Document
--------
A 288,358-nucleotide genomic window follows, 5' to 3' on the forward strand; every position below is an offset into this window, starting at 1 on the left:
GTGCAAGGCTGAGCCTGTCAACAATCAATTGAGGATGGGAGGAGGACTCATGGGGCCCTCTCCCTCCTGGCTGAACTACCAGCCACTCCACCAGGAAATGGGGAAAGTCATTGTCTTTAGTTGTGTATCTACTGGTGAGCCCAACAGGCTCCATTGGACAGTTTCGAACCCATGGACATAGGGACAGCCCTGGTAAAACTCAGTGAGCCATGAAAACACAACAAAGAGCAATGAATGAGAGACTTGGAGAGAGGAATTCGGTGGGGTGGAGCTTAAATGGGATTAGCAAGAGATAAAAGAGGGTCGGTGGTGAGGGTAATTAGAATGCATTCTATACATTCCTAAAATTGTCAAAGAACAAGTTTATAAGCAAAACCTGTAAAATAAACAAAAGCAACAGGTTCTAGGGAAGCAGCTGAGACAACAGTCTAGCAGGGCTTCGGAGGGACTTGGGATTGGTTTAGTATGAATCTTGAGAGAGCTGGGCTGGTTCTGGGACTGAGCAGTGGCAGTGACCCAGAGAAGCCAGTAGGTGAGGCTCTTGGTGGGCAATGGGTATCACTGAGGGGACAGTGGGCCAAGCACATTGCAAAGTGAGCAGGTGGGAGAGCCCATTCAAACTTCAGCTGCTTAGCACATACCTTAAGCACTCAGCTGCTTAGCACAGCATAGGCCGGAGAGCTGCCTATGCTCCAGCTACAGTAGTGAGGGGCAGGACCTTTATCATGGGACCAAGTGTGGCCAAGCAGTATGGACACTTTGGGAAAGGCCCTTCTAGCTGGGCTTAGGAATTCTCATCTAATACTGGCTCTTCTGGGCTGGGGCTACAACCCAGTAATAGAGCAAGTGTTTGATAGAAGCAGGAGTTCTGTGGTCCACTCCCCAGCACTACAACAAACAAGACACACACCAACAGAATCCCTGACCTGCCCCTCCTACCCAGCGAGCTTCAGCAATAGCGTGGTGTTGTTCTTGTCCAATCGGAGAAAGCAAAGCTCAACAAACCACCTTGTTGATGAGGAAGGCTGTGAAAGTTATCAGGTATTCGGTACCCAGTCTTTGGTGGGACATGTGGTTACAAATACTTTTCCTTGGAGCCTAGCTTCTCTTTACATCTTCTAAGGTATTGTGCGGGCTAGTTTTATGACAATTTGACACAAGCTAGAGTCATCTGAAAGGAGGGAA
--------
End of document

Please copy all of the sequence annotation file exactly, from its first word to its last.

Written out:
A 288,358-nucleotide genomic window follows, 5' to 3' on the forward strand; every position below is an offset into this window, starting at 1 on the left:
GTGCAAGGCTGAGCCTGTCAACAATCAATTGAGGATGGGAGGAGGACTCATGGGGCCCTCTCCCTCCTGGCTGAACTACCAGCCACTCCACCAGGAAATGGGGAAAGTCATTGTCTTTAGTTGTGTATCTACTGGTGAGCCCAACAGGCTCCATTGGACAGTTTCGAACCCATGGACATAGGGACAGCCCTGGTAAAACTCAGTGAGCCATGAAAACACAACAAAGAGCAATGAATGAGAGACTTGGAGAGAGGAATTCGGTGGGGTGGAGCTTAAATGGGATTAGCAAGAGATAAAAGAGGGTCGGTGGTGAGGGTAATTAGAATGCATTCTATACATTCCTAAAATTGTCAAAGAACAAGTTTATAAGCAAAACCTGTAAAATAAACAAAAGCAACAGGTTCTAGGGAAGCAGCTGAGACAACAGTCTAGCAGGGCTTCGGAGGGACTTGGGATTGGTTTAGTATGAATCTTGAGAGAGCTGGGCTGGTTCTGGGACTGAGCAGTGGCAGTGACCCAGAGAAGCCAGTAGGTGAGGCTCTTGGTGGGCAATGGGTATCACTGAGGGGACAGTGGGCCAAGCACATTGCAAAGTGAGCAGGTGGGAGAGCCCATTCAAACTTCAGCTGCTTAGCACATACCTTAAGCACTCAGCTGCTTAGCACAGCATAGGCCGGAGAGCTGCCTATGCTCCAGCTACAGTAGTGAGGGGCAGGACCTTTATCATGGGACCAAGTGTGGCCAAGCAGTATGGACACTTTGGGAAAGGCCCTTCTAGCTGGGCTTAGGAATTCTCATCTAATACTGGCTCTTCTGGGCTGGGGCTACAACCCAGTAATAGAGCAAGTGTTTGATAGAAGCAGGAGTTCTGTGGTCCACTCCCCAGCACTACAACAAACAAGACACACACCAACAGAATCCCTGACCTGCCCCTCCTACCCAGCGAGCTTCAGCAATAGCGTGGTGTTGTTCTTGTCCAATCGGAGAAAGCAAAGCTCAACAAACCACCTTGTTGATGAGGAAGGCTGTGAAAGTTATCAGGTATTCGGTACCCAGTCTTTGGTGGGACATGTGGTTACAAATACTTTTCCTTGGAGCCTAGCTTCTCTTTACATCTTCTAAGGTATTGTGCGGGCTAGTTTTATGACAATTTGACACAAGCTAGAGTCATCTGAAAGGAGGGAA